Manhattan Bridge under construction-1909

Instilling Values in an Organization Takes Time, So Be Patient

E. Forrest Christian Change, Warren Kinston 2 Comments

vOne of the things that always seesms to surprise people who do organizational change projects (and pretty much all IT projects are organizational change projects) is that it takes longer to change things than you thought it would. While you are waiting for things to settle down, you can’t walk away or everything that you brought to them walks out with you.

My best clients have been those that have been so far gone that they really had nothing to lose, and the home offices (what sociologist Michael Kearl has called “Fantasy Island”) were actively distancing itself from the places. Think disaster that any sane person would run from. They were forced into a transformation (we’ll cover this later) by an outsourcing contract that sold them all to CSC or Perot. I noticed that implementing something meant staying long enough that people started asking why you were there. There seemed to be an amnesia that folks got where they would forget the problems that they had during the transformation. Which was invariably ugly. Lots of political fighting. I always designed my processes to use the hatred to further my goals for them, which was to create a stable environment. Animosity rather than hatred, I suppose.

Why do I always think that it won’t take that long?

Perhaps we’re simply naive about the role of consulting and the problems of shifting values. Warren observes the time that it takes to go through the management spiral:

The whole transformation process takes 5-10 years, possibly less if conditions are favourable, longer if not. [Aren’t they always “not”? – EFC] Don’t be disheartened….

It takes so long because values, however useful and obvious, cannot be instilled like pieces of equipment, or new legal requirements or the latest technique. Reflect on the fact that identity change within a person does not normally occur until after about 18 months of full immersion in a new environment. In the arena of culture change, quick fixes are not real.

It all takes time. Time that most of us don’t really want to spend. We’re in a hurry: we already know these things. We’re not the ones going through life upheaval. It takes just as long when it’s us. Which we conveniently forget most of the time.

Warren is a noted psychoanalyst (his articles with Cohen on Primal Repression have been called “landmark” in the field) in addition to his many other accomplishments. He knows what he’s talking about with that 18 months.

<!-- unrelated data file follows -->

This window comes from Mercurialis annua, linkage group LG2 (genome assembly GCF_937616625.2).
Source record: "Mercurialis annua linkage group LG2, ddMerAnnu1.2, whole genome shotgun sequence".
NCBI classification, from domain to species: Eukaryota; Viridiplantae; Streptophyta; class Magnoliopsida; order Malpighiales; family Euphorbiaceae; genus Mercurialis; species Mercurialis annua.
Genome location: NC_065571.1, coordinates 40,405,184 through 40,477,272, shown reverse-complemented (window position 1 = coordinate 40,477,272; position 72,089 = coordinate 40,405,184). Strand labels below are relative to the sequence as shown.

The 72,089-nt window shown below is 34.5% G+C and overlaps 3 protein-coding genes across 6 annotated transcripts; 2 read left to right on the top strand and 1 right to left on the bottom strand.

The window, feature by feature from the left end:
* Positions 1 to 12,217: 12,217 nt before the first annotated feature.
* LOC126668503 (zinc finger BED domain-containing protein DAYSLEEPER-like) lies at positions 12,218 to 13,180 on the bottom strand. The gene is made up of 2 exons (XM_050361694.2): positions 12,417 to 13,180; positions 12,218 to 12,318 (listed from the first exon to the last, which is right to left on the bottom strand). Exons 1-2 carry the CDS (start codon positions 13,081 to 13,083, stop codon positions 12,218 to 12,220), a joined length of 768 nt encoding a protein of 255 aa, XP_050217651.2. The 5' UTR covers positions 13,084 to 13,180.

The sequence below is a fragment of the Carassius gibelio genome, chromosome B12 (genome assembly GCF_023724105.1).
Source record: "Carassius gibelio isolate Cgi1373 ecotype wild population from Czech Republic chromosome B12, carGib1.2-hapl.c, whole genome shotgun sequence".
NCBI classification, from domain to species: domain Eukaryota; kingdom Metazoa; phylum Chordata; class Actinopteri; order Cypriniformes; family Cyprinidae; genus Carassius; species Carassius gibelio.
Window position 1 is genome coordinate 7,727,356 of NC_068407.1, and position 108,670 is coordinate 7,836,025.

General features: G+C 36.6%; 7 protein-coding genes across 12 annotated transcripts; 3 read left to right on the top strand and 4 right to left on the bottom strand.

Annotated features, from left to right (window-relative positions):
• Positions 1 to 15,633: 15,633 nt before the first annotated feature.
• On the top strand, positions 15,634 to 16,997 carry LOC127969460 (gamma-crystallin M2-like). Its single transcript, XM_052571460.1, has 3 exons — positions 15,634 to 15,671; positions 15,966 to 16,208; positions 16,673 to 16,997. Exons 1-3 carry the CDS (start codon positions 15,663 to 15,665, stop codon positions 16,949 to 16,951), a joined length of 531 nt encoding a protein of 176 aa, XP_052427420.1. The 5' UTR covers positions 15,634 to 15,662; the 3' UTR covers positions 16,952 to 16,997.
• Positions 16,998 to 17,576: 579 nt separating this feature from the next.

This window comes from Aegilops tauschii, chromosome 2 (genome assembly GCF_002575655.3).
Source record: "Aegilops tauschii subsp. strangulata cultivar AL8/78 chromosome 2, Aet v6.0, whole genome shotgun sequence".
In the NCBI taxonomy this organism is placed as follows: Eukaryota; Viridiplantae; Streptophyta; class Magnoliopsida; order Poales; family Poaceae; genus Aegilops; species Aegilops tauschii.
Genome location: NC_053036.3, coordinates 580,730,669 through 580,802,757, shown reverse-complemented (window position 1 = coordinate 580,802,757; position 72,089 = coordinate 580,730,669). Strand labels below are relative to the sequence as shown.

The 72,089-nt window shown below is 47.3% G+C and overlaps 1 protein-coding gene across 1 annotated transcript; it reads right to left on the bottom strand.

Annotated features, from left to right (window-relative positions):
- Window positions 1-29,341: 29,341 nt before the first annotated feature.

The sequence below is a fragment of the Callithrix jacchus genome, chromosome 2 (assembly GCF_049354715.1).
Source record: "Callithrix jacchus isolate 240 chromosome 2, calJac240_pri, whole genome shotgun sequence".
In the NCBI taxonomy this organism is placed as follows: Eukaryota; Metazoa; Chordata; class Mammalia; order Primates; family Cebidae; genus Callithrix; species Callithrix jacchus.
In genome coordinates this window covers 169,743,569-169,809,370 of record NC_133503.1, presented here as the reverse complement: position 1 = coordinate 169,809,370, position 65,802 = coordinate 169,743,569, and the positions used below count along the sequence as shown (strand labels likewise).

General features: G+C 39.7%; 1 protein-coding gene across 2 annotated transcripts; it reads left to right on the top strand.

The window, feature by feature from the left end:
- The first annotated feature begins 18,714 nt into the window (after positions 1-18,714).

What’s interesting is that if you are thinking about it, building and strengthening a dynamic and successful organizational culture so that it can survive is a massive undertaking. Doing it in only 5-10 years is amazingly fast.

Apply this to the current situation in Iraq. Decades of abuse by western powers, abuse by Ba’athists, wars with Iran, the world, and the US-led Coalition, and the internal tensions have left his region awash in nothing much but bad. If we spent some time thinking about it, they could probably build a nation for themselves in just a few years.

Anyway, for organizations, you can go from “Just Get It Done” pragmatism to a dynamical pragmatism in just ten years. That’s not that long.

It takes perseverance. It takes wisdom. It takes self-awareness. It takes autonomy, responsibility and reflection. But it can be done.

Which, surely, is something.

Image Credit: Manhattan Bridge under construction, 1909. Library of Congress collection.

About the Author

Forrest Christian

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E. Forrest Christian is a consultant, coach, author, trainer and speaker at The Manasclerk Company who helps managers and experts find insight and solutions to what seem like insolvable problems. Cited for his "unique ability and insight" by his clients, Forrest has worked with people from almost every background, from artists to programmers to executives to global consultants. Forrest lives and works plain view of North Carolina's Mount Baker.  [contact]